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Recent trends in UK potash fertiliser use

December 2019

The latest Professional Agricultural Analysis Group (PAAG) UK soil analysis data suggest that 33% of fields (including both arable and grassland) are below index 2- for potassium. These soils will require an application of K to replace what has been removed by the crop during the season and an additional amount to build up the soils to a target of 2- (for arable, grassland and forage crops). This is the basics of the recommendation system in the Fertiliser Manual and are the principles by which both phosphate and potash have been managed for years. Calculations of correction quantities and timescales for application can be made using the PDA P&K Nutrient Calculator app www.pda.org.uk/pda-app/

Graph 1. Percentage of samples in K Index (Source: PAAG Report 2017)
Graph 1. Percentage of samples in K Index
Source: PAAG Report 2017

An additional 29% of soils are at the target index of 2-. These soils do not require any build up application as they are at the target index already, however that does not mean applications can be omitted. A ‘maintenance’ dressing is still required to replenish the quantities removed by crops each year to ensure that these soils do not slip over time and are still capable of delivering the large quantities of potassium required for crops through the season.

A further 18% of soils are at index 2+ for K, where there may be a small requirement for potassium (particularly for grassland and forage crops, but also some arable crops depending on yield and residue management).

Only 21% of soils are at index 3 or above, where typically potash is not required (except for vegetables and high yielding grass and forage crops).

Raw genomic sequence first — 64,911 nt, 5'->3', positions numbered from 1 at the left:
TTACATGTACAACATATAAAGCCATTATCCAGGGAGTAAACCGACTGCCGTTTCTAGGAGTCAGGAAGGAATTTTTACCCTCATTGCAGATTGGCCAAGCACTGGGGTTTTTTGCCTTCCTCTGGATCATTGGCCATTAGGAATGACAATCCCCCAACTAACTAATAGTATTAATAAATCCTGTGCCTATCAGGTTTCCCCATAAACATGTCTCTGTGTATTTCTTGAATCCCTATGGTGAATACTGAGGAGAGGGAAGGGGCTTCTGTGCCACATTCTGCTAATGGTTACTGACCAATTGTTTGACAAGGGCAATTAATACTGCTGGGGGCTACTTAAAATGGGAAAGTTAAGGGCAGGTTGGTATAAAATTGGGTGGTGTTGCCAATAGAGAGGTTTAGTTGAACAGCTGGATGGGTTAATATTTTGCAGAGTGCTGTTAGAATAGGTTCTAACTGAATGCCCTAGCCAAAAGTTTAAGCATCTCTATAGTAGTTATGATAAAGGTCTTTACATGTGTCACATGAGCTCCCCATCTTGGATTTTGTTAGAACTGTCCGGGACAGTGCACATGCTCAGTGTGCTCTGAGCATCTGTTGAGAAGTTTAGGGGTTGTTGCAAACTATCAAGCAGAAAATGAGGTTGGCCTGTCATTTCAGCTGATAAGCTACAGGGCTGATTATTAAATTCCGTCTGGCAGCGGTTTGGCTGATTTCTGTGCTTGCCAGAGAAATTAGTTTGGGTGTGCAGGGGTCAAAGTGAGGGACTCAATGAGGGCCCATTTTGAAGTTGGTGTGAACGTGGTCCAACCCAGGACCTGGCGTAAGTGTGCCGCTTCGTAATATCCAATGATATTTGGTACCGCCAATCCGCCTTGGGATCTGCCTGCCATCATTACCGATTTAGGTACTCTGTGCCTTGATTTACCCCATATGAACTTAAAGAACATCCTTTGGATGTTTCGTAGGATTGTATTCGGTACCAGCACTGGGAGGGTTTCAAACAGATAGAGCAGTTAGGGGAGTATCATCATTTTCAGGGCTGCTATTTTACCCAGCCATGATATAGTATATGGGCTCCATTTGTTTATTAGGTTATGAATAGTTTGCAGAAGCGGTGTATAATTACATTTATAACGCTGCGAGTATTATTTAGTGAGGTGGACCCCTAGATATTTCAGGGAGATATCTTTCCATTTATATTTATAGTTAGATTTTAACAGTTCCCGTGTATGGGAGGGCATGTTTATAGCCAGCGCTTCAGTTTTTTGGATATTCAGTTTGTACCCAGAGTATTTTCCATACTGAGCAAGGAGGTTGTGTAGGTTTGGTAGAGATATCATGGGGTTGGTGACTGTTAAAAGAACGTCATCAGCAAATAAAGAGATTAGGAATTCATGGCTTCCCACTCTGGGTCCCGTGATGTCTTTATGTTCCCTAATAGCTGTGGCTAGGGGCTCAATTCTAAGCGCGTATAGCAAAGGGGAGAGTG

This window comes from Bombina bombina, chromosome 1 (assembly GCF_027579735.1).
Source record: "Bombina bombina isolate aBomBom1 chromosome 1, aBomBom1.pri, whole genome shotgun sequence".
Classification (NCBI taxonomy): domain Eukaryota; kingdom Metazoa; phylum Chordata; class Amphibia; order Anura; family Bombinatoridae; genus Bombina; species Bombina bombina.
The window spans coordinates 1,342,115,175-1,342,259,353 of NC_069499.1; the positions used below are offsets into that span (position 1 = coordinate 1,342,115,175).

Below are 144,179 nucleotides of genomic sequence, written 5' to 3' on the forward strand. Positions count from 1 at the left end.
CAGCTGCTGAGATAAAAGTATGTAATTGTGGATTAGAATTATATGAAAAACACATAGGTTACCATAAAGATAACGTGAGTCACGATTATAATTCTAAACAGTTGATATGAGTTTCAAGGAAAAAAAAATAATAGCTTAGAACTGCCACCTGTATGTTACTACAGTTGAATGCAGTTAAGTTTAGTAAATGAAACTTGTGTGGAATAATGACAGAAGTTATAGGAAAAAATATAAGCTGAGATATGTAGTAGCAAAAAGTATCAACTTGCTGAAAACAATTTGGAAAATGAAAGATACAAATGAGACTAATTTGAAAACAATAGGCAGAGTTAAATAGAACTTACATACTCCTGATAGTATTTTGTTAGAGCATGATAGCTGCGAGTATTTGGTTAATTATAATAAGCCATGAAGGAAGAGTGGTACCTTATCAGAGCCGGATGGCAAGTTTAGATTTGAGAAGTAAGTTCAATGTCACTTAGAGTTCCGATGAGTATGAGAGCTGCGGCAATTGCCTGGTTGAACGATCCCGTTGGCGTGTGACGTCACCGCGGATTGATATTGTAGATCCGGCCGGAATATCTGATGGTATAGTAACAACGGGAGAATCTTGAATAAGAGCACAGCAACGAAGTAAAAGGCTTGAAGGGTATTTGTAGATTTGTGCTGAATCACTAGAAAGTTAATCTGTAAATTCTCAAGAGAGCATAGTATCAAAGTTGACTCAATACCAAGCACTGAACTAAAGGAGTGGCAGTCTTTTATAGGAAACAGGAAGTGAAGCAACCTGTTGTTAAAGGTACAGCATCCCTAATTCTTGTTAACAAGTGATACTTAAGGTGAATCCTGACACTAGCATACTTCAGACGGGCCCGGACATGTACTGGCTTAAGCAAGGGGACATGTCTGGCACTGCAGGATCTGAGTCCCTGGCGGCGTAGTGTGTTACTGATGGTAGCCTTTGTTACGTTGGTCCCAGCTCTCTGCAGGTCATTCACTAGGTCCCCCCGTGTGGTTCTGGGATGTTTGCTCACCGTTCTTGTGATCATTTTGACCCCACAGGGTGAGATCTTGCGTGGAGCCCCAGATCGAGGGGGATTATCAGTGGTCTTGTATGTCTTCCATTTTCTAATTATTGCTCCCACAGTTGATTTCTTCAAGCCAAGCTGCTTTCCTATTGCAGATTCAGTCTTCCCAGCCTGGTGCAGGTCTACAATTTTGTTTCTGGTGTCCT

This data would therefore suggest that nearly 80% of soils should be receiving a dressing of potassium each year, however this is not quite the case according to the latest findings from the Defra published British Survey of Fertiliser Practice. The actual figure for Great Britain is just 43% of crops and grass that are receiving an application of potash annually. This is only slightly greatly than the percentage of soils below the target index of 2-, which might suggest a tendency to ‘overlook’ the maintenance requirement at index 2- on farm.

Graph 2. Percent of GB arable area receiving fertiliser potash (1992-2018) (source: British Survey Fertiliser Practice 2018)
Graph 2. Percent of GB arable area receiving fertiliser potash (1992-2018)
source: British Survey Fertiliser Practice 2018

A breakdown of the dressing covers by some of the major crops is shown in Table 1, along with the average application rate on those fields where potash is applied. This data shows the range that occurs between crops, with stronger focusses on potatoes and spring barley, likely to be as a result of compound fertilisers applied at drilling. This also shows that where potash is applied, the rates largely appear reasonable, further strengthening the suspicion that maintenance applications to target level soils are being missed.

Table 1. Total K use by crop, Great Britain 2018